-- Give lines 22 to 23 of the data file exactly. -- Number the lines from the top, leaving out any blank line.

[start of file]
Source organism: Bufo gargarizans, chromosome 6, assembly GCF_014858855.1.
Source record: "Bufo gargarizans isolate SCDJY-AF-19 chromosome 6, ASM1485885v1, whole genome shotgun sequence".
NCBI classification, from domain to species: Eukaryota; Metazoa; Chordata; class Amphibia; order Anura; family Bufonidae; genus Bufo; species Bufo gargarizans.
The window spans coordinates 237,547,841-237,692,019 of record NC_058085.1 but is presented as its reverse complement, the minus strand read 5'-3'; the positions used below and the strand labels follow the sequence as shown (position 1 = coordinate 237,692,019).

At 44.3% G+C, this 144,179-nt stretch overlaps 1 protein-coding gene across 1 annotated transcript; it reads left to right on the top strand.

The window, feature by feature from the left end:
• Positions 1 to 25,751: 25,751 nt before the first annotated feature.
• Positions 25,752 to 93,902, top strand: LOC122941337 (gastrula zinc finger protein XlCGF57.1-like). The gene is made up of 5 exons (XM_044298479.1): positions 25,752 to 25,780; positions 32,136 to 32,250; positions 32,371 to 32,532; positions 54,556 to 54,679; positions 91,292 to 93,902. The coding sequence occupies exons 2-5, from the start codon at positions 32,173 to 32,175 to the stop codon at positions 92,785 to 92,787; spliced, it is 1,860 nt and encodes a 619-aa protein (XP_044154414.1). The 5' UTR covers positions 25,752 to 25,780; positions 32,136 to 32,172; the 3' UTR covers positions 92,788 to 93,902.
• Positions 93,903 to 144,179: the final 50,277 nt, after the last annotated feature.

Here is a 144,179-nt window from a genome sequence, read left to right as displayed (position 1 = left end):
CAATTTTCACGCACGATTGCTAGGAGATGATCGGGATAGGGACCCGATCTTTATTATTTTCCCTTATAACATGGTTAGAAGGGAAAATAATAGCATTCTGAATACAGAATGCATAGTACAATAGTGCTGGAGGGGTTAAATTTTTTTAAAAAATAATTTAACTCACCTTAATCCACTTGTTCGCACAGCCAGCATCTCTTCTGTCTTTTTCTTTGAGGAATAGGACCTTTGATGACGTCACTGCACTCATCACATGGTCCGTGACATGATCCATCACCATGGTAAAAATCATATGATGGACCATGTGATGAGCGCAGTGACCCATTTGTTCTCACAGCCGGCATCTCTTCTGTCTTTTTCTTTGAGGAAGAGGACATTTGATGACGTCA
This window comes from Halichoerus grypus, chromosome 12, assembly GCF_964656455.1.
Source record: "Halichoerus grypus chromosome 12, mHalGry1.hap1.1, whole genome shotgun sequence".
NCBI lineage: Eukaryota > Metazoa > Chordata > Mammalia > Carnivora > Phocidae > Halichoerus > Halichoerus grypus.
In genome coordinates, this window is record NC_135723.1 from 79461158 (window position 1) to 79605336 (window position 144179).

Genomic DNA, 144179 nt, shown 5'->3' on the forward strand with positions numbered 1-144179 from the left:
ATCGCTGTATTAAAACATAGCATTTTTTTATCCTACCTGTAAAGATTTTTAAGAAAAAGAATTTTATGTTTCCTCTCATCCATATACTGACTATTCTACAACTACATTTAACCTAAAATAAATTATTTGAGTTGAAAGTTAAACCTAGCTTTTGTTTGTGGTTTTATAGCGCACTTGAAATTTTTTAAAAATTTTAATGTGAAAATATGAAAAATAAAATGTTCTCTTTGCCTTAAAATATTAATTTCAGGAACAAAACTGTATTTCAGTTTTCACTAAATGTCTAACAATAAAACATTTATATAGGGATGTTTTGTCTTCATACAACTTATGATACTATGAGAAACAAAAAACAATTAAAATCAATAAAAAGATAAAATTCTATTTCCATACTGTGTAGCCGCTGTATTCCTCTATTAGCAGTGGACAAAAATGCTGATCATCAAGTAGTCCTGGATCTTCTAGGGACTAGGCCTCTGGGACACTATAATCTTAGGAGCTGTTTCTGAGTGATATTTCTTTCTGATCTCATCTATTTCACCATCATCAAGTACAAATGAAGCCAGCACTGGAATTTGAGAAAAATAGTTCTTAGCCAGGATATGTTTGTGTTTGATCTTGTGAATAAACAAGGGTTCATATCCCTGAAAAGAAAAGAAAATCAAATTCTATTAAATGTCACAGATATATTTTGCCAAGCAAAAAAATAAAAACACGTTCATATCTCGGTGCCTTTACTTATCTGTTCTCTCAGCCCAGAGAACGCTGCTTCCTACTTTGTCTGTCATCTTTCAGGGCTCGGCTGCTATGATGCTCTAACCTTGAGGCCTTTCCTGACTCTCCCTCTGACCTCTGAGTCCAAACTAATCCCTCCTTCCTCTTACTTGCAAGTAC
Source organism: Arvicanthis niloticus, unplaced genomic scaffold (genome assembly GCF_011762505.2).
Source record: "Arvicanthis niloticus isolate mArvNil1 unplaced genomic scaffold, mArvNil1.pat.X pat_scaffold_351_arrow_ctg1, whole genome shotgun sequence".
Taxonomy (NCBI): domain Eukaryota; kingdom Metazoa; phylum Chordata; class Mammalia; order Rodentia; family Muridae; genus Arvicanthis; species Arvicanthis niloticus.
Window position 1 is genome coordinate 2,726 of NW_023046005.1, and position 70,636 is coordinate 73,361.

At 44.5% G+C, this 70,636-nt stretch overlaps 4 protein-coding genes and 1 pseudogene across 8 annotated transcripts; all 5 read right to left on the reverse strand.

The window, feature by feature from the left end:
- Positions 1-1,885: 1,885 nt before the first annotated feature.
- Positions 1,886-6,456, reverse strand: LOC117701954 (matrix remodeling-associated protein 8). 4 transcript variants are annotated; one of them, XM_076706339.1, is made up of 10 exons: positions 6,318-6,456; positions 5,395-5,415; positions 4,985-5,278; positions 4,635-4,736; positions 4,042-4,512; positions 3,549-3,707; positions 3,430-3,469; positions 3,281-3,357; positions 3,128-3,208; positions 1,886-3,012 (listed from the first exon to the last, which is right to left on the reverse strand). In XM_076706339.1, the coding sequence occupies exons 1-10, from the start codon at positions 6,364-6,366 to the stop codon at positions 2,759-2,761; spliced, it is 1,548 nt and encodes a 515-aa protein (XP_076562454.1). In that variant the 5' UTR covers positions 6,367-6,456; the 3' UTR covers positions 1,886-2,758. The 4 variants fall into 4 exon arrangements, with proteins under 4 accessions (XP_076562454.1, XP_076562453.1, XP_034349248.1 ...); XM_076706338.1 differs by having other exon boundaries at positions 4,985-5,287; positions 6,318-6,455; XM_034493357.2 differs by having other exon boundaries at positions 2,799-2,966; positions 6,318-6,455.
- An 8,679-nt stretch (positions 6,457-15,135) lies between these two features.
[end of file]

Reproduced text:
At 44.5% G+C, this 70,636-nt stretch overlaps 4 protein-coding genes and 1 pseudogene across 8 annotated transcripts; all 5 read right to left on the reverse strand.

The window, feature by feature from the left end: